Nike commemorated the 30th anniversary of its iconic "Just Do It" campaign with ads featuring embattled NFL player Colin Kaepernick -- a move that immediately raised controversy online.
Some see the ads as a risk for the company, but experts say Nike has been known to embrace public controversy.
The ads were revealed Monday on the unsigned quarterback's Twitter account -- just days before Thursday’s NFL season opener. Kaepernick tweeted a photo of himself with the caption: "Believe in something. Even if it means sacrificing everything."
Several calls to boycott Nike immediately began circulating on Twitter, complete with images of people burning their shoes. Others expressed support for the company and Kaepernick.
Let me guess we‘re boycotting Nike because by them supporting Colin Kaepernick they are somehow “disrespecting the flag.” We all know this to be untrue/unfounded but a segment of our population will continue to seek division over unity. I’m putting on my Nike shoes! #NikeBoycott pic.twitter.com/fLRo6GFXDN— MuslimMarine (@mansoortshams) September 4, 2018
But whether the controversy will hurt the brand's business remains to be seen, analysts say.
"Nike has never shied away from taking risks, be it fashion or endorsement risks," said Simeon Siegel, an analyst at Nomura Securities who covers Nike. "Anytime a brand puts a name to a face, there’s risk and reward they’d have to take into account."
The early backlash may or may not prove to be an issue for the company, but the campaign with Kaepernick is likely to generate a lot of attention.
"Blowback remains to be seen. Anticipating potential negative responses is tough to predict, but critical to think through. Nike’s critical competitive advantage is the size and budget of its marketing arm -- they sell those products in a way competitors can’t because of size," Siegel said, adding, "marketing is just as critical as the product at Nike."
Kaepernick has been signed with Nike for several years. The brand is reportedly creating a line of shoes and apparel with his name to accompany the launch of this campaign.
The now-unsigned quarterback became the face of the NFL national anthem controversy, starting in 2016. He initially sat during the anthem as a silent protest against police brutality toward minorities. He began to "take a knee," or kneel, during the anthem after consulting with U.S. Army veteran Nate Boyer.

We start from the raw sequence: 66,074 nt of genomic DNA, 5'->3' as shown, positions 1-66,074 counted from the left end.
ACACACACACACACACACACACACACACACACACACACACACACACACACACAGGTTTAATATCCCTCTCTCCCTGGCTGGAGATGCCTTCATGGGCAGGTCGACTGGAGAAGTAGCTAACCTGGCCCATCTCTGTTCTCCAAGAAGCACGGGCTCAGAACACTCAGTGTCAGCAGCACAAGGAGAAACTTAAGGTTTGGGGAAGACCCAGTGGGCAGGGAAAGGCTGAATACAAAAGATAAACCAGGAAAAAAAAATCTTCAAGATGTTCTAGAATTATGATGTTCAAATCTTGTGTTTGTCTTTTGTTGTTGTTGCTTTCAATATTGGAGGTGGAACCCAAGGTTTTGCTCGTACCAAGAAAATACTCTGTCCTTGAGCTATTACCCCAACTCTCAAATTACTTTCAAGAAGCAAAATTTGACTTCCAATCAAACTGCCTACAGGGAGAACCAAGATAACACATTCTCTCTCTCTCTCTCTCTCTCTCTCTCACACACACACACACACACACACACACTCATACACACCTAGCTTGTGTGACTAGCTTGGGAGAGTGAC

The gesture remains a hot-button issue as players continue to take a knee for the third year in a row. Critics call the move disprectful to veterans and the flag.
Nike is one of the National Football League’s biggest partners as the official uniform provider for the league. Earlier this year, the deal was renewed until 2028.
"The National Football League believes in dialogue, understanding and unity. We embrace the role and responsibility of everyone involved with this game to promote meaningful, positive change in our communities," said Jocelyn Moore, the NFL’s executive vice president of communications and public affairs. "The social justice issues that Colin and other professional athletes have raised deserve our attention and action."
Nike stock was down just over 3 percent on Tuesday, at $79.60 a share, but it's too early to tell how it will ultimately fare. Nike did not immediately return ABC News' request for comment.
The Nike ad is the second coup for Kaepernick in a week. Last year, he filed a grievance against the NFL, claiming the League and its 32 teams colluded to blackball him because of his anthem protests. Last week, the arbitrator denied the NFL’s request to dismiss the case and rule that the case will get a full hearing, in which potentially damaging information could be revealed.
“”It can turn some people off for sure. And it can turn some people on,” Castillo said. “Nike wins in either case, because they’re burning something they already paid for.”
Whether or not they are a political statement or taking a position, the Kaepernick ads are also just advertising. They exemplify a change in advertising as the industry has adjusted to the information overload of the internet era, marketing experts say.
"This is perfectly in line with the biggest change in advertising in the last two decades because advertising has moved from being informative to demonstrative,” Ed Castillo, former chief strategy officer at Arnold Worldwide and TBWA/Chiat/Day said. “Advertising used to be a great place to learn about products and services. In the internet era, now advertising is a terrible place to learn about something. Can you imagine learning about wireless phone service from advertising?"
"What advertising is great for reinforcing a company’s place in the world. It reveals conviction, it says, 'This is what we’re all about.' I think Nike has always has been a brand that lives its convictions. You can say that without taking a political point of view. Some people will misunderstand it as protest against armed forces. But you can have a discussion of how relevant this is and how appropriate this is as a marketing move without touching that third rail.”
As for the backlash and some customers burning their shoes, it may not ultimately harm the company.
"It can turn some people off for sure. And it can turn some people on," Castillo said. “Nike wins in either case, because they’re burning something they already paid for.”